Millstone 4-H Camp, in Ellerbe, is one of only two 4-H camps in North Carolina spared from closure. Earlier this week, it was announced that the other four camps in the state would close by the end of the year.
Closing the facilities is a financial decision for the state.
“As I understand it, Millstone and the Eastern Center were the only two camps that weren’t in the red,” said Laura Grier, Richmond County’s extension agent for the 4-H youth development. “Those two were the ones that were actually bringing in money.”
The four facilities to shut down had a combined deficit of nearly a half million dollars, according to published reports.
Millstone 4-H Camp was established in 1939, and it was once a site where granite was quarried by hand to provide grinding stones for mills located in the Piedmont area. The camp offers traditional camping programs for youth ages 5 to 19 along with specialty programs including environmental science adventures, horsemanship camp and shooting facilities.
“I am very happy to hear that Millstone will be left open along with the Eastern Center, but it is sad that these facilities are closing down,” Grier said. “Camping is a large part of 4-H training. Richmond County 4-H Youth Development serves and extends its educational opportunities to over 1,500 Richmond County youth a year, through community clubs, school enrichment, after school and summer day camp programs.”
Many of the camps the state is closing have had upgrades and renovations in recent years, including Millstone — which had its kitchen and cabins updated along with bathrooms and showers added to each cabin.
“A number of factors go into why a camp may make more money than another,” Grier said. “For example, Betsy-Jeff Penn Center is fully staff whereas Millstone is not.”
Youth will be affected by the closing of these camps because the only two camps left open will have a hard time trying to accommodate all the campers during the summer time, Grier said. Grier hopes it won’t come down to deciding who can go and who can’t.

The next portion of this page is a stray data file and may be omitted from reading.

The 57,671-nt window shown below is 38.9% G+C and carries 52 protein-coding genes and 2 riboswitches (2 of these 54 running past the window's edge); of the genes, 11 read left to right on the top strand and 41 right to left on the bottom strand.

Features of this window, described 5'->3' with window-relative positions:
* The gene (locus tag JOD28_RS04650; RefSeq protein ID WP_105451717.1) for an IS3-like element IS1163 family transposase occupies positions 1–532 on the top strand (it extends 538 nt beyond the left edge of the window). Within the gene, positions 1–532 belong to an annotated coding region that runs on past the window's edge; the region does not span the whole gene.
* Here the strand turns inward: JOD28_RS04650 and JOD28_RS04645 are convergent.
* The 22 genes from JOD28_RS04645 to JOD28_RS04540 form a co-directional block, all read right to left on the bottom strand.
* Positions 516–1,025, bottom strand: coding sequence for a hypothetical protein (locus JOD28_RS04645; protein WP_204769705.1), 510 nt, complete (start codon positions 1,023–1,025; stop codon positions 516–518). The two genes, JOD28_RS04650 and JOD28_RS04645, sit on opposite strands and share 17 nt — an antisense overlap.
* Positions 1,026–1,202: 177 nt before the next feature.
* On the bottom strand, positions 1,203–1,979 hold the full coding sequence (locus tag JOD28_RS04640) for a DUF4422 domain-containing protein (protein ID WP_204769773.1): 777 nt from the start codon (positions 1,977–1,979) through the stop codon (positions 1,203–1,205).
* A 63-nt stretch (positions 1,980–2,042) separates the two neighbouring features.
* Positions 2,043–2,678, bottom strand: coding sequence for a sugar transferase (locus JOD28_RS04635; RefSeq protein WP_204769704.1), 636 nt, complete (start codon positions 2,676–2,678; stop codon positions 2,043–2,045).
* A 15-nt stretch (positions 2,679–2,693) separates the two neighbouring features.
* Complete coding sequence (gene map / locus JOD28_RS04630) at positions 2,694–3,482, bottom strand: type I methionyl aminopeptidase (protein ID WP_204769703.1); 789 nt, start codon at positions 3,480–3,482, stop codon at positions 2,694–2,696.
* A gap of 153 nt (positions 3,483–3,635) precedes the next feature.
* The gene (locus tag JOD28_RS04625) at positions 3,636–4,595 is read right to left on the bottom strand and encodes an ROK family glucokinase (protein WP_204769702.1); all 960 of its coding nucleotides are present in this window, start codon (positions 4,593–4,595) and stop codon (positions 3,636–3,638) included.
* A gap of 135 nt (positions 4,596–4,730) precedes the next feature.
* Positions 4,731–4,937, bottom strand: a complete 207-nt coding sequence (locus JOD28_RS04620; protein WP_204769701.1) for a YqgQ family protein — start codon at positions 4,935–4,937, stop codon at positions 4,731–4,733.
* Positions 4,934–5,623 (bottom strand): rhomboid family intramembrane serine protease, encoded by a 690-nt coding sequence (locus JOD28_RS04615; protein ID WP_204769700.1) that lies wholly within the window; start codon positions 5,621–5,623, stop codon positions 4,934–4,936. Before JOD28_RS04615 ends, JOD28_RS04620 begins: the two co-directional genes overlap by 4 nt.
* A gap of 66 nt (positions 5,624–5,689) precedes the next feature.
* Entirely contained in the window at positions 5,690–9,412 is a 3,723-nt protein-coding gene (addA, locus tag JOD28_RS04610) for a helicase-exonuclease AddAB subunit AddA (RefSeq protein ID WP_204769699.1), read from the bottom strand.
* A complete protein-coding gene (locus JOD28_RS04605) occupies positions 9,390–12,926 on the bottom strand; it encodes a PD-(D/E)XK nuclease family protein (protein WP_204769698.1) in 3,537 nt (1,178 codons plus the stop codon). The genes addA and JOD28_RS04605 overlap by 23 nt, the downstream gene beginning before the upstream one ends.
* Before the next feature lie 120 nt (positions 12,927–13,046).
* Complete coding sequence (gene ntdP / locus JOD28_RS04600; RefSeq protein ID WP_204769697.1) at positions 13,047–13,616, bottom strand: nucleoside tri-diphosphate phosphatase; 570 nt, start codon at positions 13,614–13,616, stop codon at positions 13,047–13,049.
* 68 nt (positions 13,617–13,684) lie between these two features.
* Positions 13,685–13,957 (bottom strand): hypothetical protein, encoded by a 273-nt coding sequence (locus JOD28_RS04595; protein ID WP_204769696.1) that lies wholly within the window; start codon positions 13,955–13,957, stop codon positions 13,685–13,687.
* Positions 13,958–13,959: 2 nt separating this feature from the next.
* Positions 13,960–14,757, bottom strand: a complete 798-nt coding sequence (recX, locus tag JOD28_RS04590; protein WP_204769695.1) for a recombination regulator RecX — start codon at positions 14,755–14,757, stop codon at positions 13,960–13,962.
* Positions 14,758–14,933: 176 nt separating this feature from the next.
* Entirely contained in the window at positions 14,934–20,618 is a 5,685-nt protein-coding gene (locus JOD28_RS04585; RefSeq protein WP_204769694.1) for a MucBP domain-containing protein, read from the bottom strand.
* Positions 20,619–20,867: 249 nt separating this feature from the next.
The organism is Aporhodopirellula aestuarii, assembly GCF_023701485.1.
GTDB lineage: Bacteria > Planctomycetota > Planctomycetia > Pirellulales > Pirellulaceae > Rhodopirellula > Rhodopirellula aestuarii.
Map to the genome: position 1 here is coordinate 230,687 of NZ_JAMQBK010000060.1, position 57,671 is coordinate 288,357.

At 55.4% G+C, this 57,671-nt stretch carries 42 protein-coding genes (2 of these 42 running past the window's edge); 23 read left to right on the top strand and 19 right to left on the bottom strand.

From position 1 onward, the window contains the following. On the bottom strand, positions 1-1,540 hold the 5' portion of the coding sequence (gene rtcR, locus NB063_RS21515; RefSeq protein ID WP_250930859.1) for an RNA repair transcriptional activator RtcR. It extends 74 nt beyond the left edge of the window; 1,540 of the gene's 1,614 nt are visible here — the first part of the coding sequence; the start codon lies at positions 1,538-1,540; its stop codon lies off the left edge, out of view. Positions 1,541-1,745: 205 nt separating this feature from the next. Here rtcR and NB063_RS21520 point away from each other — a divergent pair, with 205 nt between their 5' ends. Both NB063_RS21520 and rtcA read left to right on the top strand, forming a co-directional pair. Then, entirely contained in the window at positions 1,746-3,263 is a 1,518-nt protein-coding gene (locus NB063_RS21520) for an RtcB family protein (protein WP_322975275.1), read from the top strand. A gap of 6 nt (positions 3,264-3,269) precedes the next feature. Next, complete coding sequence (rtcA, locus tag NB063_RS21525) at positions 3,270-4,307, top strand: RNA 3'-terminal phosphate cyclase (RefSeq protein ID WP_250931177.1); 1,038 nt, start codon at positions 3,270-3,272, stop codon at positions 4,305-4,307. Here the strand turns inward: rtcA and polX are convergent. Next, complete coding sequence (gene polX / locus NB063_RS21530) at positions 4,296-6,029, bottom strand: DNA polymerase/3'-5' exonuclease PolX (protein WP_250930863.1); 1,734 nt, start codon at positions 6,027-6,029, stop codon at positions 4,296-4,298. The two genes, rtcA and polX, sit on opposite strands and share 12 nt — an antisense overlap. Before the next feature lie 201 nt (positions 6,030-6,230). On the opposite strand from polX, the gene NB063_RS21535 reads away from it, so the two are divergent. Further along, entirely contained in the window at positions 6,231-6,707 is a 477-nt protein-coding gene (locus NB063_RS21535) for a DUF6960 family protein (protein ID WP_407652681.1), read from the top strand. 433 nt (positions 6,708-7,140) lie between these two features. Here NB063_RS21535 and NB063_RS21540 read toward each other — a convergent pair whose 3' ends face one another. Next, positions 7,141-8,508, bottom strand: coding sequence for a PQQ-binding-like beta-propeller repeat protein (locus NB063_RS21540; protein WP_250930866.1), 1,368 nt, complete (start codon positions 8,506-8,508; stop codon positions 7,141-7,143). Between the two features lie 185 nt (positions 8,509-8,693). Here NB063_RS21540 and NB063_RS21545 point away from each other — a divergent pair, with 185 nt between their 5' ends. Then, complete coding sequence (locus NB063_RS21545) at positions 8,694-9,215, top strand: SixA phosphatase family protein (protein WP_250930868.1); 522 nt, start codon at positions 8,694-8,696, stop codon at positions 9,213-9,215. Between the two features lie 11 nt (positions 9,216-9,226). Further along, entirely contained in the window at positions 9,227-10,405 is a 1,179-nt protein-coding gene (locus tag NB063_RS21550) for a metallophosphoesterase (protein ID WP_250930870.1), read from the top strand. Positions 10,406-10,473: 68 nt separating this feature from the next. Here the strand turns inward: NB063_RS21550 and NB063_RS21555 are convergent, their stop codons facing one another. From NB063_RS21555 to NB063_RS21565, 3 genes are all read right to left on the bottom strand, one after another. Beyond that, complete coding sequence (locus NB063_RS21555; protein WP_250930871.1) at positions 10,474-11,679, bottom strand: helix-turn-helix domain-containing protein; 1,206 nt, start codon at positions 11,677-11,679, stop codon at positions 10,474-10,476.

“Richmond County had 17 kids at this year’s camp,” Grier said. “But we usually camp with Robeson County as well as Chatham County. Between just the three of us we usually fill up the camp.”
Every year, 4-H hosts one week of camp where kids can get the traditional camping experience — staying in cabins, getting to know the outdoors, activities galore and having the chance to gain some independence.
Shea Ann DeJarnette, Robeson County’s extension agent, said that there are around 140 kids from the surrounding area that go to camp every summer for the one week. DeJarnette said that everything is still up in the air as far as what to do, but they are hoping the remaining facilities will be able to expand their summer time to accommodate the children.
DeJarnette said the camping experience is incredibly important to a child’s life.
“I remember my own experience, and it affected me profoundly,” DeJarnette said. “You learn how to stand up on your own and take responsibility for your actions and choices. Mom and dad aren’t there to tell you what to do, so it is the first step away from home and first step towards independence.”
Grier agreed with DeJarnette of all the benefits a child receives from camping and both — while saddened by the closing of the facilities — will do all they can to create the same wonderful camp experience for children next summer.